Just in time for Halloween season, the year 2020 has one more trick up its sleeve: “zombie storms.”
As their eerie name suggests, according to the National Weather Service, the rare weather phenomenon occurs when strong tropical climates cause storms to come back from the dead.
— National Weather Service (@NWS) September 22, 2020
That’s essentially what happened to Hurricane Paulette. The storm landed in Bermuda weeks ago as a Category 1 storm, intensified to a Category 2, and then lost speed.
Then last week, Paulette joined the living dead by strengthening into a tropical storm once more, according to the National Hurricane Center. She made yet another reappearance about 300 miles off the Azores islands.
Meteorologist Brandon Miller told CNN that “conditions can become hostile for a tropical storm to maintain its intensity, but if it doesn’t dissipate completely, it can revive days later when conditions become more favorable.”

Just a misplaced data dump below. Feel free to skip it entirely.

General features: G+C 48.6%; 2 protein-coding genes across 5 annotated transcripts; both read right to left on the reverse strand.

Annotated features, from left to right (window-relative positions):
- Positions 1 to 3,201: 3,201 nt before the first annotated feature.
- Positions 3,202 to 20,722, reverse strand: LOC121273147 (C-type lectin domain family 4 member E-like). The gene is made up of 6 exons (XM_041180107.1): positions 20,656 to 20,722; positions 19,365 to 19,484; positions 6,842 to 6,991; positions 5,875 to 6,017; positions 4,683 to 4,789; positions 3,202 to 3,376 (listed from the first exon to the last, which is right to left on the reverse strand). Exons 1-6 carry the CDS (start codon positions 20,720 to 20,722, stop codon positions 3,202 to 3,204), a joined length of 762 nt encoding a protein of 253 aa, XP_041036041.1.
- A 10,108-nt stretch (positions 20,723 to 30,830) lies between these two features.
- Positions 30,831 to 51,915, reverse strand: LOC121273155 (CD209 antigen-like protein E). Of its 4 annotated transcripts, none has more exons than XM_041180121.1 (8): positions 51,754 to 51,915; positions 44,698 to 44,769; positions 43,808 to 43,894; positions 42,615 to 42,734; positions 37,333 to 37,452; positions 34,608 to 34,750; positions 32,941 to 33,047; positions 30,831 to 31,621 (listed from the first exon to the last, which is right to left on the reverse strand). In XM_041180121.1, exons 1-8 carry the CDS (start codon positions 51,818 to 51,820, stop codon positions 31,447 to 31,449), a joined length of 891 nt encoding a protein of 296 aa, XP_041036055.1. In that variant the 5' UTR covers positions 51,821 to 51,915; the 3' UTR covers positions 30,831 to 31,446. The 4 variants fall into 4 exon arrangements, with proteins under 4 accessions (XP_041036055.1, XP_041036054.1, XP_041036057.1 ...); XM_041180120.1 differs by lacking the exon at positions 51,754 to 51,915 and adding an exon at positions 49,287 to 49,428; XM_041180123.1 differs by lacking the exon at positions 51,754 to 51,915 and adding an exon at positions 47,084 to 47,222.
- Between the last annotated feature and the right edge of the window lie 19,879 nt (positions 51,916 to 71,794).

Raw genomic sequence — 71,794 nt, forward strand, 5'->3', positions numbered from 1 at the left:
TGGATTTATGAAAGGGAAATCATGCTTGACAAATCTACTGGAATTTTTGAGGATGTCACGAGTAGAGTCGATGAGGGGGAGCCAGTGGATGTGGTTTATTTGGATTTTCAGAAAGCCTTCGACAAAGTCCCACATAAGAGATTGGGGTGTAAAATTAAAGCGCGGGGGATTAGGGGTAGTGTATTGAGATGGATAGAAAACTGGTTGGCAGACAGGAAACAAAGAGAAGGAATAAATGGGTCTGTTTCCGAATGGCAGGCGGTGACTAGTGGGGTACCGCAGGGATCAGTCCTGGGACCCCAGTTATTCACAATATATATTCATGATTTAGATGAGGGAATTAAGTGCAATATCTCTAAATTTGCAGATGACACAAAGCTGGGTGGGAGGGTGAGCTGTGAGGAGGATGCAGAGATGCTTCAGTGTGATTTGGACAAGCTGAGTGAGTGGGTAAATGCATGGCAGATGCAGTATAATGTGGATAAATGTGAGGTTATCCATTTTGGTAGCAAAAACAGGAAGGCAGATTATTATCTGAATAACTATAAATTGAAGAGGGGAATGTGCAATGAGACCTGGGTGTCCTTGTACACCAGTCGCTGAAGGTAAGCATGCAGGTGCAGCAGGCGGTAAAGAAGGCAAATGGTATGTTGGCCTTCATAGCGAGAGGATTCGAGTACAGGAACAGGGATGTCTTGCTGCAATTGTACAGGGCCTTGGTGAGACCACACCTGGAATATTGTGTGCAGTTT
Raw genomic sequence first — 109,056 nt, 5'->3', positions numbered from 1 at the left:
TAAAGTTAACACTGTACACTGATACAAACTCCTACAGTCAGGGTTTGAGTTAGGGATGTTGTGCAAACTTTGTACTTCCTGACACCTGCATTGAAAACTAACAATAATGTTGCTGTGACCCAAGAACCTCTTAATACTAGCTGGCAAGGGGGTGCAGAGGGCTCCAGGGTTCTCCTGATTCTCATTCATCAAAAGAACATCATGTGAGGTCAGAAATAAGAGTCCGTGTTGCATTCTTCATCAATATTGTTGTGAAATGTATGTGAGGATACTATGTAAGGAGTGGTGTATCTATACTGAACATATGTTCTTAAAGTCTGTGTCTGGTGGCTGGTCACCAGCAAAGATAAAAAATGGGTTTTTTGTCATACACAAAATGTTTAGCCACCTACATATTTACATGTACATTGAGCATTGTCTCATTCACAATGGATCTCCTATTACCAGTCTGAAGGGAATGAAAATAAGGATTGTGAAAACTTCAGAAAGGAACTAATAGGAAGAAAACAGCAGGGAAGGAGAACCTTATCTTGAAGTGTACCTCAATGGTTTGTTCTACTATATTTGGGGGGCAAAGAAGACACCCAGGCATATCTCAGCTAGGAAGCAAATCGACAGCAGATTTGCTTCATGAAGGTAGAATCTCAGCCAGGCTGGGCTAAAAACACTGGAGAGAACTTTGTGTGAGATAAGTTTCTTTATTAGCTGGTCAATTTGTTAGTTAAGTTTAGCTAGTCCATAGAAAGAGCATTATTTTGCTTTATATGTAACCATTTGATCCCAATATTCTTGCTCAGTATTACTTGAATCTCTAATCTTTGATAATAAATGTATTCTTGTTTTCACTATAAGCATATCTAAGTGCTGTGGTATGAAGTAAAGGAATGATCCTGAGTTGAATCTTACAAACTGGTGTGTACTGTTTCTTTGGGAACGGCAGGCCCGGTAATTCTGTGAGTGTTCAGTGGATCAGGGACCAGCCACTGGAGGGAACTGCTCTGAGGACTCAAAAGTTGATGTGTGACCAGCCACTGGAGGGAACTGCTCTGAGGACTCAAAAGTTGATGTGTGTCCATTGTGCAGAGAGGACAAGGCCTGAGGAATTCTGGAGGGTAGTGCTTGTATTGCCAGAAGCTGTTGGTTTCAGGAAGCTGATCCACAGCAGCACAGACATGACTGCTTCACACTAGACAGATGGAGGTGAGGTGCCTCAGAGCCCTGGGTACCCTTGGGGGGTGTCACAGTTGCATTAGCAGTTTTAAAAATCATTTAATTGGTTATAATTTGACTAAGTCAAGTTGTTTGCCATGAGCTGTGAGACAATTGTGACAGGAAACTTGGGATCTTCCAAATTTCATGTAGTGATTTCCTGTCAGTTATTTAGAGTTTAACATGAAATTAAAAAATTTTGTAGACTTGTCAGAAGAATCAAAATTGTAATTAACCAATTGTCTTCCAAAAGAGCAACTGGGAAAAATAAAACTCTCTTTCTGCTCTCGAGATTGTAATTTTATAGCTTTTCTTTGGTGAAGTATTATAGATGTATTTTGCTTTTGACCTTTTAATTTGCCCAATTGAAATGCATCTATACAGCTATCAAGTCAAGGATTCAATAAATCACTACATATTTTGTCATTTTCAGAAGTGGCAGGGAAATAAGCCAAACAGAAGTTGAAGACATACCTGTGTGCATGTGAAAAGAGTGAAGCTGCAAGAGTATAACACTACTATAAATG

He added that “2020 is a good candidate to experience a zombie storm because water temperatures are above average over a bulk of the Atlantic Ocean, and obviously we are seeing a record number of storms — which ups the chances one could regenerate.”
In other words, rather than dying out as they usually do when they hit land or cooler waters, storms are regaining energy from much warmer waters in the Caribbean.
Intensifying conditions caused by climate change might be making such freak occurrences more frequent, especially considering an “extreme amount of heating of the Gulf (of Mexico),” as Donald Wuebbles, professor of atmospheric sciences at the University of Illinois, told Live Science.
READ MORE: Zombie storms are rising from the dead thanks to climate change [Live Science]
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